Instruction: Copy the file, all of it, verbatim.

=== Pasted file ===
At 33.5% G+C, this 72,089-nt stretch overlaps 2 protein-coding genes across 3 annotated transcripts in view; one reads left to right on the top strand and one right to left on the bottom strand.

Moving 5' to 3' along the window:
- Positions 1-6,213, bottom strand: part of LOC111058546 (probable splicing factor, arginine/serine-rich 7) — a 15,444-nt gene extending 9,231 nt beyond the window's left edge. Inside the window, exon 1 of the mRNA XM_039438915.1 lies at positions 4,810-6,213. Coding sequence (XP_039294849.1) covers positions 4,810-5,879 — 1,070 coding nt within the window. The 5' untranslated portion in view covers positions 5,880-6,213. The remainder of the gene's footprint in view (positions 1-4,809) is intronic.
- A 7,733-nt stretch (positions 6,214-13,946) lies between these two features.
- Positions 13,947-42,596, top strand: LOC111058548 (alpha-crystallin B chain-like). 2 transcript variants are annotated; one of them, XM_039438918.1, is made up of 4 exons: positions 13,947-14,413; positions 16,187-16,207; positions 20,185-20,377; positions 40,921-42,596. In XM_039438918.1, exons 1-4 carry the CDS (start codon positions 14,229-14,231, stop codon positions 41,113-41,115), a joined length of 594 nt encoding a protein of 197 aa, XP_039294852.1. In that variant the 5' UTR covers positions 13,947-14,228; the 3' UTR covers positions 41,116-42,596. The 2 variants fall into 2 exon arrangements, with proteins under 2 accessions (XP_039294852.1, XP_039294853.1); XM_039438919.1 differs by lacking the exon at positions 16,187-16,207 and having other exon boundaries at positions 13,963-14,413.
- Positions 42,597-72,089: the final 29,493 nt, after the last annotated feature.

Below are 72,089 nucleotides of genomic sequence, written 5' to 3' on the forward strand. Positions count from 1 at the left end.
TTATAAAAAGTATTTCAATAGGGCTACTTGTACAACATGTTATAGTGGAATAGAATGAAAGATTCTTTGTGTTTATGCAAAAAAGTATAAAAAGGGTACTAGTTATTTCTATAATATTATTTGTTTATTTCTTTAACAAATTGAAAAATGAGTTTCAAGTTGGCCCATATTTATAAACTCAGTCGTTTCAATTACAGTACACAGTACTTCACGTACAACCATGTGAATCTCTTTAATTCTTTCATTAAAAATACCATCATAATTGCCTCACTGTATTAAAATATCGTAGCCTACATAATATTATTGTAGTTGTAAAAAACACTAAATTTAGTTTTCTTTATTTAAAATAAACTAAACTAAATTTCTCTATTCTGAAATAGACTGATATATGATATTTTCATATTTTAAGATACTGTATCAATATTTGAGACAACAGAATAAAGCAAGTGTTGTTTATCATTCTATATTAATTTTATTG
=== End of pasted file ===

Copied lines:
At 33.5% G+C, this 72,089-nt stretch overlaps 2 protein-coding genes across 3 annotated transcripts in view; one reads left to right on the top strand and one right to left on the bottom strand.

Moving 5' to 3' along the window:
- Positions 1-6,213, bottom strand: part of LOC111058546 (probable splicing factor, arginine/serine-rich 7) — a 15,444-nt gene extending 9,231 nt beyond the window's left edge. Inside the window, exon 1 of the mRNA XM_039438915.1 lies at positions 4,810-6,213. Coding sequence (XP_039294849.1) covers positions 4,810-5,879 — 1,070 coding nt within the window. The 5' untranslated portion in view covers positions 5,880-6,213. The remainder of the gene's footprint in view (positions 1-4,809) is intronic.
- A 7,733-nt stretch (positions 6,214-13,946) lies between these two features.
- Positions 13,947-42,596, top strand: LOC111058548 (alpha-crystallin B chain-like). 2 transcript variants are annotated; one of them, XM_039438918.1, is made up of 4 exons: positions 13,947-14,413; positions 16,187-16,207; positions 20,185-20,377; positions 40,921-42,596. In XM_039438918.1, exons 1-4 carry the CDS (start codon positions 14,229-14,231, stop codon positions 41,113-41,115), a joined length of 594 nt encoding a protein of 197 aa, XP_039294852.1. In that variant the 5' UTR covers positions 13,947-14,228; the 3' UTR covers positions 41,116-42,596. The 2 variants fall into 2 exon arrangements, with proteins under 2 accessions (XP_039294852.1, XP_039294853.1); XM_039438919.1 differs by lacking the exon at positions 16,187-16,207 and having other exon boundaries at positions 13,963-14,413.
- Positions 42,597-72,089: the final 29,493 nt, after the last annotated feature.

Below are 72,089 nucleotides of genomic sequence, written 5' to 3' on the forward strand. Positions count from 1 at the left end.
TTATAAAAAGTATTTCAATAGGGCTACTTGTACAACATGTTATAGTGGAATAGAATGAAAGATTCTTTGTGTTTATGCAAAAAAGTATAAAAAGGGTACTAGTTATTTCTATAATATTATTTGTTTATTTCTTTAACAAATTGAAAAATGAGTTTCAAGTTGGCCCATATTTATAAACTCAGTCGTTTCAATTACAGTACACAGTACTTCACGTACAACCATGTGAATCTCTTTAATTCTTTCATTAAAAATACCATCATAATTGCCTCACTGTATTAAAATATCGTAGCCTACATAATATTATTGTAGTTGTAAAAAACACTAAATTTAGTTTTCTTTATTTAAAATAAACTAAACTAAATTTCTCTATTCTGAAATAGACTGATATATGATATTTTCATATTTTAAGATACTGTATCAATATTTGAGACAACAGAATAAAGCAAGTGTTGTTTATCATTCTATATTAATTTTATTG